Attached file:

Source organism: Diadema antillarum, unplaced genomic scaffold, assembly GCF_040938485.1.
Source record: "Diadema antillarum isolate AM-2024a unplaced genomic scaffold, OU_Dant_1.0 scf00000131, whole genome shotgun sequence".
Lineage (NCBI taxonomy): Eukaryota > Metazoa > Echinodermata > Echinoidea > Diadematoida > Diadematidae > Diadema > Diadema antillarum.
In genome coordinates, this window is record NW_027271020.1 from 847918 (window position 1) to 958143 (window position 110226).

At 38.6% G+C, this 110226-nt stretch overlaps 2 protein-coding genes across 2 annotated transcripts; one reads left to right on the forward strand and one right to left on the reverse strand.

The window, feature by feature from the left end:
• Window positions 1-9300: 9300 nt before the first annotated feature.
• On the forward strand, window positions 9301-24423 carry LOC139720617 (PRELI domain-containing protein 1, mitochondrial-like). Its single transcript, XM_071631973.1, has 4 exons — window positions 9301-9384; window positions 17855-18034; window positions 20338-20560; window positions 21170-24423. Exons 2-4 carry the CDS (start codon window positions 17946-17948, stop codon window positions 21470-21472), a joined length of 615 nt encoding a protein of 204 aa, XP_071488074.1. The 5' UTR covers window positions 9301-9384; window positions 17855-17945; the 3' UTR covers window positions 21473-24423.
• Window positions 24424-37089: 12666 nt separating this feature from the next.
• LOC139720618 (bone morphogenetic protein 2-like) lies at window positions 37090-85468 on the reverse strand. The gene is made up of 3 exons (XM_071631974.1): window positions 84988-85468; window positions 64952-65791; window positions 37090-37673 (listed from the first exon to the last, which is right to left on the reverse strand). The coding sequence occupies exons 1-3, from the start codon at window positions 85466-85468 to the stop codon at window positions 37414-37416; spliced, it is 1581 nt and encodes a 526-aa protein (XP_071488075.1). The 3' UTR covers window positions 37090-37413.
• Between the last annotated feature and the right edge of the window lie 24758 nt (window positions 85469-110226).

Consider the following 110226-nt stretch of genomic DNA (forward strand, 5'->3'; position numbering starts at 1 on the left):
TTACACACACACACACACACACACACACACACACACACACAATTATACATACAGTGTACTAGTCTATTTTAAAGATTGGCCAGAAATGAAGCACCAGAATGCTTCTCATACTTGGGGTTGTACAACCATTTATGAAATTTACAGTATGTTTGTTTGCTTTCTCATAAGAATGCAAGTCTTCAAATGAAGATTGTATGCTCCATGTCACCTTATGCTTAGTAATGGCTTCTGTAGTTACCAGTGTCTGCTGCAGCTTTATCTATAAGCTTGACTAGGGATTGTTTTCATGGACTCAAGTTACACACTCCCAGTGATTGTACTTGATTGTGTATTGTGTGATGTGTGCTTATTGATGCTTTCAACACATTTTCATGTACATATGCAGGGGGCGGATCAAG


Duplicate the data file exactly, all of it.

Source organism: Diadema antillarum, unplaced genomic scaffold, assembly GCF_040938485.1.
Source record: "Diadema antillarum isolate AM-2024a unplaced genomic scaffold, OU_Dant_1.0 scf00000131, whole genome shotgun sequence".
Lineage (NCBI taxonomy): Eukaryota > Metazoa > Echinodermata > Echinoidea > Diadematoida > Diadematidae > Diadema > Diadema antillarum.
In genome coordinates, this window is record NW_027271020.1 from 847918 (window position 1) to 958143 (window position 110226).

At 38.6% G+C, this 110226-nt stretch overlaps 2 protein-coding genes across 2 annotated transcripts; one reads left to right on the forward strand and one right to left on the reverse strand.

The window, feature by feature from the left end:
• Window positions 1-9300: 9300 nt before the first annotated feature.
• On the forward strand, window positions 9301-24423 carry LOC139720617 (PRELI domain-containing protein 1, mitochondrial-like). Its single transcript, XM_071631973.1, has 4 exons — window positions 9301-9384; window positions 17855-18034; window positions 20338-20560; window positions 21170-24423. Exons 2-4 carry the CDS (start codon window positions 17946-17948, stop codon window positions 21470-21472), a joined length of 615 nt encoding a protein of 204 aa, XP_071488074.1. The 5' UTR covers window positions 9301-9384; window positions 17855-17945; the 3' UTR covers window positions 21473-24423.
• Window positions 24424-37089: 12666 nt separating this feature from the next.
• LOC139720618 (bone morphogenetic protein 2-like) lies at window positions 37090-85468 on the reverse strand. The gene is made up of 3 exons (XM_071631974.1): window positions 84988-85468; window positions 64952-65791; window positions 37090-37673 (listed from the first exon to the last, which is right to left on the reverse strand). The coding sequence occupies exons 1-3, from the start codon at window positions 85466-85468 to the stop codon at window positions 37414-37416; spliced, it is 1581 nt and encodes a 526-aa protein (XP_071488075.1). The 3' UTR covers window positions 37090-37413.
• Between the last annotated feature and the right edge of the window lie 24758 nt (window positions 85469-110226).

Consider the following 110226-nt stretch of genomic DNA (forward strand, 5'->3'; position numbering starts at 1 on the left):
TTACACACACACACACACACACACACACACACACACACACAATTATACATACAGTGTACTAGTCTATTTTAAAGATTGGCCAGAAATGAAGCACCAGAATGCTTCTCATACTTGGGGTTGTACAACCATTTATGAAATTTACAGTATGTTTGTTTGCTTTCTCATAAGAATGCAAGTCTTCAAATGAAGATTGTATGCTCCATGTCACCTTATGCTTAGTAATGGCTTCTGTAGTTACCAGTGTCTGCTGCAGCTTTATCTATAAGCTTGACTAGGGATTGTTTTCATGGACTCAAGTTACACACTCCCAGTGATTGTACTTGATTGTGTATTGTGTGATGTGTGCTTATTGATGCTTTCAACACATTTTCATGTACATATGCAGGGGGCGGATCAAG